Pre-Health: Medicine Program | CBU
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School ofSciences

Pre-health: Medicine

I.   An overview of the profession
According to the overview of medicine described at Explorehealthcareers.org: 
Physicians (M.D.s/D.O.s) diagnose illness and injury, prescribe and administer treatment and advise patients about how to prevent and manage disease.

There are two paths to becoming a doctor: allopathic medicine, which leads to an M.D. (medical doctor), or osteopathic medicine, which leads to a D.O. (doctor of osteopathic medicine).

To learn more about pursuing a career in allopathic medicine, see the Association of American Medical Colleges (AAMC) site, www.AspiringDocs.org. To find accredited osteopathic medical schools, see the American Association of Colleges of Osteopathic Medicine website. The American Osteopathic Association includes an updated global map detailing the International Practice Rights for Osteopathic Physicians.


AAMC posts informative podcasts on topics of interest to students considering a career in medicine. AAMC also has an Ask the Experts column that provides authoritative perspectives on issues related to becoming a doctor.

The American Medical Association (AMA) and the American Osteopathic Association (AOA) also have helpful guidelines for anyone considering a medical career. Whether you opt to become an allopathic or osteopathic physician, you must take the Medical College Admission Test (MCAT) before applying to any med school program. For a fascinating glimpse into the real-life experiences of seven doctors, see NOVA Online's special feature, "Doctors’ Diaries."

Note: The cost of earning a degree in medicine is high, but different avenues are available for funding your education. The Association of American Medical Colleges also offers resources on its Financial Information, Resources, Services and Tools (FIRST) webpage.

II.  Prerequisites 
The following is a listing of the prerequisites, as listed for the University of Tennessee Health Science Center, which is similar to most other allopathic and osteopathic medical schools. Some medical colleges require mathematics, while others require microbiology.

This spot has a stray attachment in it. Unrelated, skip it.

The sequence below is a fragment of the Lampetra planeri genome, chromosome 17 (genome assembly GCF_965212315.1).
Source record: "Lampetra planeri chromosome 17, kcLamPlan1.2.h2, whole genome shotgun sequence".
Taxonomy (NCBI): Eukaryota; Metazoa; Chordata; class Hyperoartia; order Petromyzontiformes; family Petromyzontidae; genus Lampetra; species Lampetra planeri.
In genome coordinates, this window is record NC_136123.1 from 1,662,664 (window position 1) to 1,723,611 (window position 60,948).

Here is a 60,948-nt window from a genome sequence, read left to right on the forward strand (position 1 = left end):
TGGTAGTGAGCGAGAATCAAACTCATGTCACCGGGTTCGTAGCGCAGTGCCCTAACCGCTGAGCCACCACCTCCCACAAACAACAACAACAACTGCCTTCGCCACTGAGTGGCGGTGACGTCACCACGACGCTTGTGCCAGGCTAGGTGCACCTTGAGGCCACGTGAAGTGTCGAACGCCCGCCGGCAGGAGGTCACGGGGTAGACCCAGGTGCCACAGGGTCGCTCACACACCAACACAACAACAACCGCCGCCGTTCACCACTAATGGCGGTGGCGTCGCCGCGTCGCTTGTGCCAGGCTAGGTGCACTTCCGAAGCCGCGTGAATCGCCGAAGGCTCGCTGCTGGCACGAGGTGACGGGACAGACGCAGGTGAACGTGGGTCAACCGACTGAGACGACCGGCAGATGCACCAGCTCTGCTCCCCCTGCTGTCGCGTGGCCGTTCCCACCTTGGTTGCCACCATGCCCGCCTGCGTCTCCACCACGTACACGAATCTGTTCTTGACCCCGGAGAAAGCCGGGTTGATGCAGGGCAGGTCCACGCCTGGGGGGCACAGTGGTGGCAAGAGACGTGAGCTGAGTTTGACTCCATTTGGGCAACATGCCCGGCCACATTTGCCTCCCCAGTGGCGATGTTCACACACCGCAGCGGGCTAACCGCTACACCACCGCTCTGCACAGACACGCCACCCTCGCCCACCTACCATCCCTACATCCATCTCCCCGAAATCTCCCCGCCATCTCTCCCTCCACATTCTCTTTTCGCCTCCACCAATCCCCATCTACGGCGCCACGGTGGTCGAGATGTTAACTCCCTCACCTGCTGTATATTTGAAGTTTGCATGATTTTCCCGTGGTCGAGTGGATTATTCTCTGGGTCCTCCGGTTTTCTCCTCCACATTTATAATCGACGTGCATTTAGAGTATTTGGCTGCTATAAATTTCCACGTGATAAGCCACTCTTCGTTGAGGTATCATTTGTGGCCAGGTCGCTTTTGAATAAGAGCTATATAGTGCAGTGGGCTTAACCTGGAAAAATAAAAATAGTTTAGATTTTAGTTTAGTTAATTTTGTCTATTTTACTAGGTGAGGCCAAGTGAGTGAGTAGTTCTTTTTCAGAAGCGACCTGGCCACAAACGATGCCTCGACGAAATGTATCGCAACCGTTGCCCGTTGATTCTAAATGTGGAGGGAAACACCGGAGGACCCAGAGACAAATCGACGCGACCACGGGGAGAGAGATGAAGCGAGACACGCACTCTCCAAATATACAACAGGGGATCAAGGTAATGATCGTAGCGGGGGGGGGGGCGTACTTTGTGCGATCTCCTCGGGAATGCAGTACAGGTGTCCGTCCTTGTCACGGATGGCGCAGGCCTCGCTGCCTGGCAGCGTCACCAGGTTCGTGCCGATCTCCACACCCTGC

What they want  # hours     What we call it at CBU 
 Biology    BIOL 111 Lec & Lab
   BIOL 112 Lec & Lab
 General Chemistry    CHEM 113 Lec & Lab
   CHEM 114 Lec & Lab
 Organic Chemistry    CHEM 211 Lec & Lab
   CHEM 212 Lec & Lab
 Physics 8    PHYS 201 Lec & Lab
   PHYS 202 Lec & Lab
 English composition*    ENG 111 and ENG 112
 Electives 52      Free to choose

* Facility in the use of both oral and written English is considered highly essential to the successful study of medicine. Introductory freshman English (six semester hours) will meet the admission requirement. Students who qualify for advanced placement credit in English will not be required to take additional English courses, although such students are encouraged to do so.”

Some courses that may be worth taking in the relatively sheltered undergraduate environment:
Biology     Chemistry 
 • Vertebrate Embryology (BIOL 211)
• Medical and Scientific Terminology (BIOL 213)
• Genetics (BIOL 311)
• Microbiology (BIOL 321)
• Animal Histology (BIOL 414)
• Immunology (BIOL 415)
• Cell/Molecular Biology (BIOL 421)
   • Biochemistry (CHEM 315 & 316)

III.  Acceptance/Admissions Statistics

Admissions to all professional schools is extremely competitive. For example, the following data pertains to the University of Tennessee College of Medicine, the James Quillen School of Medicine at East Tennessee State University, and the University of Arkansas:


  University of Tennessee  East Tennessee State   University of Arkansas 
Application cycle   # Applicants   # Available Seats    # Applicants    # Available Seats    # Applicants     # Available Seats 
 2007-2008  N.A. N.A.   1641 60   1542 160 
 2008-2009  1353  165 1445   66 1714  174 
 2009-2010  1345 165   1586 60   2119 174 
 2010-2011 1302  165   1658 60  2163  174 
 2011-2012  1630 165   1929 72  N.A.  N.A. 
 2012-2013  1628 165  1995  72  N.A.  N.A. 

IV.   The Medical College Admission Test (MCAT)
The Medical College Admission Test® (MCAT®) is a standardized, multiple-choice examination designed to assess the examinee's problem solving, critical thinking, and knowledge of science concepts and principles prerequisite to the study of medicine. Scores are reported in Physical Sciences, Verbal Reasoning, and Biological Sciences. Almost all U.S. medical schools and many Canadian schools require applicants to submit MCAT exam scores. Many schools do not accept MCAT exam scores that are more than three years old.

V.   Contact information regarding careers in medicine

American Association of Colleges of Osteopathic Medicine

Association of American Medical Colleges (AAMC) 

American Osteopathic Association 

Explorehealthcareers.org

Contact information at CBU
Dr. Stan Eisen, Director of Pre-Professional Health Programs
phone:  901-321-3447
e-mail:  seisen@cbu.edu